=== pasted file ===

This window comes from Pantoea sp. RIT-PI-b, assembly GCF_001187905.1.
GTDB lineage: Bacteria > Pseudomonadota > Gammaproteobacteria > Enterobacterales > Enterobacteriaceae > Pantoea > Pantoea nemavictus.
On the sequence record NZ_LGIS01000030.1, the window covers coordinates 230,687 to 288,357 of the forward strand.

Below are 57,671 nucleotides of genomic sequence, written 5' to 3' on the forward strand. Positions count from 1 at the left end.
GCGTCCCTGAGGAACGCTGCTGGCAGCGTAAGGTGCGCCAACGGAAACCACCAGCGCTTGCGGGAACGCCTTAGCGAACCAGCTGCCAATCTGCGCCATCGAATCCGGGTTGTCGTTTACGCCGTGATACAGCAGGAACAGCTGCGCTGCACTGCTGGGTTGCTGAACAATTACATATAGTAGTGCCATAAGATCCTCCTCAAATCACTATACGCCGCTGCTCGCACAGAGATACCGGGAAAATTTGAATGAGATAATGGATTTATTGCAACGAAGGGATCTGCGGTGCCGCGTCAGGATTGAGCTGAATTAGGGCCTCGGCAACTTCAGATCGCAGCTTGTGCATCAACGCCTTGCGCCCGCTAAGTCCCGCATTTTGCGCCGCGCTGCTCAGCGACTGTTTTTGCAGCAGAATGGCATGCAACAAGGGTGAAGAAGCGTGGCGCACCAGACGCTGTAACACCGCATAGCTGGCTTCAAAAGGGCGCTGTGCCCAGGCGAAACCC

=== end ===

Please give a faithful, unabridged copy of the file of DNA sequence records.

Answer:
This window comes from Pantoea sp. RIT-PI-b, assembly GCF_001187905.1.
GTDB lineage: Bacteria > Pseudomonadota > Gammaproteobacteria > Enterobacterales > Enterobacteriaceae > Pantoea > Pantoea nemavictus.
On the sequence record NZ_LGIS01000030.1, the window covers coordinates 230,687 to 288,357 of the forward strand.

Below are 57,671 nucleotides of genomic sequence, written 5' to 3' on the forward strand. Positions count from 1 at the left end.
GCGTCCCTGAGGAACGCTGCTGGCAGCGTAAGGTGCGCCAACGGAAACCACCAGCGCTTGCGGGAACGCCTTAGCGAACCAGCTGCCAATCTGCGCCATCGAATCCGGGTTGTCGTTTACGCCGTGATACAGCAGGAACAGCTGCGCTGCACTGCTGGGTTGCTGAACAATTACATATAGTAGTGCCATAAGATCCTCCTCAAATCACTATACGCCGCTGCTCGCACAGAGATACCGGGAAAATTTGAATGAGATAATGGATTTATTGCAACGAAGGGATCTGCGGTGCCGCGTCAGGATTGAGCTGAATTAGGGCCTCGGCAACTTCAGATCGCAGCTTGTGCATCAACGCCTTGCGCCCGCTAAGTCCCGCATTTTGCGCCGCGCTGCTCAGCGACTGTTTTTGCAGCAGAATGGCATGCAACAAGGGTGAAGAAGCGTGGCGCACCAGACGCTGTAACACCGCATAGCTGGCTTCAAAAGGGCGCTGTGCCCAGGCGAAACCC